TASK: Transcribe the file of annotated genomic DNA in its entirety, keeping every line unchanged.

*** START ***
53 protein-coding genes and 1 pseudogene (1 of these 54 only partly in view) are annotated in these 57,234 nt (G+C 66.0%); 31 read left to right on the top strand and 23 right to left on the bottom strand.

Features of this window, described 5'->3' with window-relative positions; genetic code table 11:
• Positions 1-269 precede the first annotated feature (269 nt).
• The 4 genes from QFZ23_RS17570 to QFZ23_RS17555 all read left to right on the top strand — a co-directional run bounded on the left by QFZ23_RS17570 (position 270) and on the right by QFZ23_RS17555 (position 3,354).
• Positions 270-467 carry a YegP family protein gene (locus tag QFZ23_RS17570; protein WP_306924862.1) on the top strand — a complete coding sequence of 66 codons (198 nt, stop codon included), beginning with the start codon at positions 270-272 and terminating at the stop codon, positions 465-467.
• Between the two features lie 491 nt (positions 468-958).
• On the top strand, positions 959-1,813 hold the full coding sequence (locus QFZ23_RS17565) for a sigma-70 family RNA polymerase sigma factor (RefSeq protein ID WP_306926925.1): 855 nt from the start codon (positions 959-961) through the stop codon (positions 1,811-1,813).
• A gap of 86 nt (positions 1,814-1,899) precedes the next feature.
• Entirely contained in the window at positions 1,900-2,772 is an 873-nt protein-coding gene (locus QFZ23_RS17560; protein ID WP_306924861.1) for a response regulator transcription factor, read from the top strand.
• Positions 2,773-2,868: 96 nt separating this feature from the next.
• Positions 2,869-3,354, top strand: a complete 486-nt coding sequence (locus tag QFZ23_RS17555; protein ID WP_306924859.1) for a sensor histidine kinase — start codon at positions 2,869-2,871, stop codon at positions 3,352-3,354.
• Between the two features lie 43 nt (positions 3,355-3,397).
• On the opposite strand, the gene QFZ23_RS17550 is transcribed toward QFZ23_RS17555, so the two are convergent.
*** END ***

53 protein-coding genes and 1 pseudogene (1 of these 54 only partly in view) are annotated in these 57,234 nt (G+C 66.0%); 31 read left to right on the top strand and 23 right to left on the bottom strand.

Features of this window, described 5'->3' with window-relative positions; genetic code table 11:
• Positions 1-269 precede the first annotated feature (269 nt).
• The 4 genes from QFZ23_RS17570 to QFZ23_RS17555 all read left to right on the top strand — a co-directional run bounded on the left by QFZ23_RS17570 (position 270) and on the right by QFZ23_RS17555 (position 3,354).
• Positions 270-467 carry a YegP family protein gene (locus tag QFZ23_RS17570; protein WP_306924862.1) on the top strand — a complete coding sequence of 66 codons (198 nt, stop codon included), beginning with the start codon at positions 270-272 and terminating at the stop codon, positions 465-467.
• Between the two features lie 491 nt (positions 468-958).
• On the top strand, positions 959-1,813 hold the full coding sequence (locus QFZ23_RS17565) for a sigma-70 family RNA polymerase sigma factor (RefSeq protein ID WP_306926925.1): 855 nt from the start codon (positions 959-961) through the stop codon (positions 1,811-1,813).
• A gap of 86 nt (positions 1,814-1,899) precedes the next feature.
• Entirely contained in the window at positions 1,900-2,772 is an 873-nt protein-coding gene (locus QFZ23_RS17560; protein ID WP_306924861.1) for a response regulator transcription factor, read from the top strand.
• Positions 2,773-2,868: 96 nt separating this feature from the next.
• Positions 2,869-3,354, top strand: a complete 486-nt coding sequence (locus tag QFZ23_RS17555; protein ID WP_306924859.1) for a sensor histidine kinase — start codon at positions 2,869-2,871, stop codon at positions 3,352-3,354.
• Between the two features lie 43 nt (positions 3,355-3,397).
• On the opposite strand, the gene QFZ23_RS17550 is transcribed toward QFZ23_RS17555, so the two are convergent.